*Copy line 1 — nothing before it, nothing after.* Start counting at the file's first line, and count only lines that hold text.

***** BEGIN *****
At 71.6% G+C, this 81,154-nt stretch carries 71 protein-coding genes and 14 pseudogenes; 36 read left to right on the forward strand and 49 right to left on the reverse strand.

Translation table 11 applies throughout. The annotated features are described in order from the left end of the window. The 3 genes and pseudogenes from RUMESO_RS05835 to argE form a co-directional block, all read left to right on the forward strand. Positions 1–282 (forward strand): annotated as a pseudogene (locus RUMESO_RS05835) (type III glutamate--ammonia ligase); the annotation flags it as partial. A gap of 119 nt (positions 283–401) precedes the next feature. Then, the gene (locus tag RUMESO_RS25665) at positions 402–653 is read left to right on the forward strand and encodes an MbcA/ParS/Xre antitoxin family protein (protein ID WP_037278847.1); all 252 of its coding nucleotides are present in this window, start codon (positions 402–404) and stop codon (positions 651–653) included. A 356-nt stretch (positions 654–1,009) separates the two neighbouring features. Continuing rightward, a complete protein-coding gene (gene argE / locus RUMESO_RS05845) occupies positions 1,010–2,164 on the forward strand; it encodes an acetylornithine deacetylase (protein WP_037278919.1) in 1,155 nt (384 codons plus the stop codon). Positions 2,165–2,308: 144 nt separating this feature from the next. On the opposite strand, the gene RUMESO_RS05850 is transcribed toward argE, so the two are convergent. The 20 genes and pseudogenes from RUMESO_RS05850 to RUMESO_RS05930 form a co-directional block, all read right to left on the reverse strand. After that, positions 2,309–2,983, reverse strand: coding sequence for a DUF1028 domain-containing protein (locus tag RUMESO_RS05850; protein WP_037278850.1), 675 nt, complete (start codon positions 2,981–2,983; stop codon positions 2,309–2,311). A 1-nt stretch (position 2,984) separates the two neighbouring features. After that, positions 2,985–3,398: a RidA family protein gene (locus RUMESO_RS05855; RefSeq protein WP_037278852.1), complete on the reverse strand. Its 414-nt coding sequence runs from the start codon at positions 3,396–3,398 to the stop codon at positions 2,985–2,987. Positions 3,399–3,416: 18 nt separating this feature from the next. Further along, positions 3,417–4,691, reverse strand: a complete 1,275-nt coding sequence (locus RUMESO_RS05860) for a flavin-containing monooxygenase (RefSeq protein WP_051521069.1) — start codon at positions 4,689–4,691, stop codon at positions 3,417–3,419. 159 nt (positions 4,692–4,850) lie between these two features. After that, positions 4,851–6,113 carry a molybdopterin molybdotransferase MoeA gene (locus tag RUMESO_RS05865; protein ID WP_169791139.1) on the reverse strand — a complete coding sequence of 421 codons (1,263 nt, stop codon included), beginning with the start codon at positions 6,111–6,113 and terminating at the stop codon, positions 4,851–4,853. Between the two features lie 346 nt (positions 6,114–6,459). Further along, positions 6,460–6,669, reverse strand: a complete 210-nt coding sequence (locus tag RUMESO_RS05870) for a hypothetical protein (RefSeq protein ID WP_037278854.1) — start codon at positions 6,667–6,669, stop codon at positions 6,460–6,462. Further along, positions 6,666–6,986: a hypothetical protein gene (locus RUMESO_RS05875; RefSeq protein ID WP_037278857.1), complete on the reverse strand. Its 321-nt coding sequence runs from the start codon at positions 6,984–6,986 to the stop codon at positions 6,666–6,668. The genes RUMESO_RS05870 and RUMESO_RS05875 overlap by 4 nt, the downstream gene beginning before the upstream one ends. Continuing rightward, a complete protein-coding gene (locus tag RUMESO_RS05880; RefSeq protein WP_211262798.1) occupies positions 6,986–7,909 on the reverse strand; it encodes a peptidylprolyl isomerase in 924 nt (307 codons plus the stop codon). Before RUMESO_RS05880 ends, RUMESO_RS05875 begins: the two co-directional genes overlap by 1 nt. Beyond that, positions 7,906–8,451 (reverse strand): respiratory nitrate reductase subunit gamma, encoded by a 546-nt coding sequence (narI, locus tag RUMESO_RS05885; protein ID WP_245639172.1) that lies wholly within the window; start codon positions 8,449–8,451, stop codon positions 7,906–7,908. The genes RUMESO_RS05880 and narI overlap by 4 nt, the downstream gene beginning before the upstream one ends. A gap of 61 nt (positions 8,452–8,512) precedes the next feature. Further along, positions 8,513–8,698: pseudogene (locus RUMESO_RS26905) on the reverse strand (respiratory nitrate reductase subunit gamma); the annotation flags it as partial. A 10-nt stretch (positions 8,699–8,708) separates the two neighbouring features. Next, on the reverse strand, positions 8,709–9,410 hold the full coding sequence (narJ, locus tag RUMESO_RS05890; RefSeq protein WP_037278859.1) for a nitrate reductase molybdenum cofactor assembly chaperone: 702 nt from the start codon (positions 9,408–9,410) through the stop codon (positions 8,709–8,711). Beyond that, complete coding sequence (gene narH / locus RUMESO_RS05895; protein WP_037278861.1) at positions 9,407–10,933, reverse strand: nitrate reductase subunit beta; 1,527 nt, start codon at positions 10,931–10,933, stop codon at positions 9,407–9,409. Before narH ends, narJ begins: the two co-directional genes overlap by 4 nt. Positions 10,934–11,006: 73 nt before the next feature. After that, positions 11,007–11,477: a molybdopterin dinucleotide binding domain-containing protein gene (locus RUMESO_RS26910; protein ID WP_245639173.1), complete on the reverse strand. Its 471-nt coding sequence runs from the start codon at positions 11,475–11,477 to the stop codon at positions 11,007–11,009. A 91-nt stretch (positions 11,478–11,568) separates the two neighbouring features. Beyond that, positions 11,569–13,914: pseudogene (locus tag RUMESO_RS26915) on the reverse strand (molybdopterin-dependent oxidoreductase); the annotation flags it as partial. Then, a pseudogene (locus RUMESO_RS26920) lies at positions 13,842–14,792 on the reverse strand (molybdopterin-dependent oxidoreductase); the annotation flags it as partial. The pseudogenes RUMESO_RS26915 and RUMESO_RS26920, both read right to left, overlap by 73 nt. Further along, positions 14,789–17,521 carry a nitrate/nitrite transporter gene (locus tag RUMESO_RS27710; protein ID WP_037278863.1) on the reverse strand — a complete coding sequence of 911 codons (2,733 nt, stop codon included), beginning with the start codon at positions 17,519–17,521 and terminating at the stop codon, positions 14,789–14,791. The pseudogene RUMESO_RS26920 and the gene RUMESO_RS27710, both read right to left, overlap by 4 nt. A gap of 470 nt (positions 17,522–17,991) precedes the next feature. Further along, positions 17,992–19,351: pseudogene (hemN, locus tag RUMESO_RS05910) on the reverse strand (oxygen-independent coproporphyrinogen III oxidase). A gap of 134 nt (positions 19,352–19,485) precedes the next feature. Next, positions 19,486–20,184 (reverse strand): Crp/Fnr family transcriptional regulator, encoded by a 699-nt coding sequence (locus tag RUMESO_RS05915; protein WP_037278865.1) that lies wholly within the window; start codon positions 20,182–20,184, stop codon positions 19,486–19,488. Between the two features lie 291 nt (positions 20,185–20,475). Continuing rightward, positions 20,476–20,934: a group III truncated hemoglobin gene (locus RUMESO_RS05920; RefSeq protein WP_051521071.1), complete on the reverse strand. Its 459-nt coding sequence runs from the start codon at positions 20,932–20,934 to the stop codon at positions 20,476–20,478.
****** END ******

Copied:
At 71.6% G+C, this 81,154-nt stretch carries 71 protein-coding genes and 14 pseudogenes; 36 read left to right on the forward strand and 49 right to left on the reverse strand.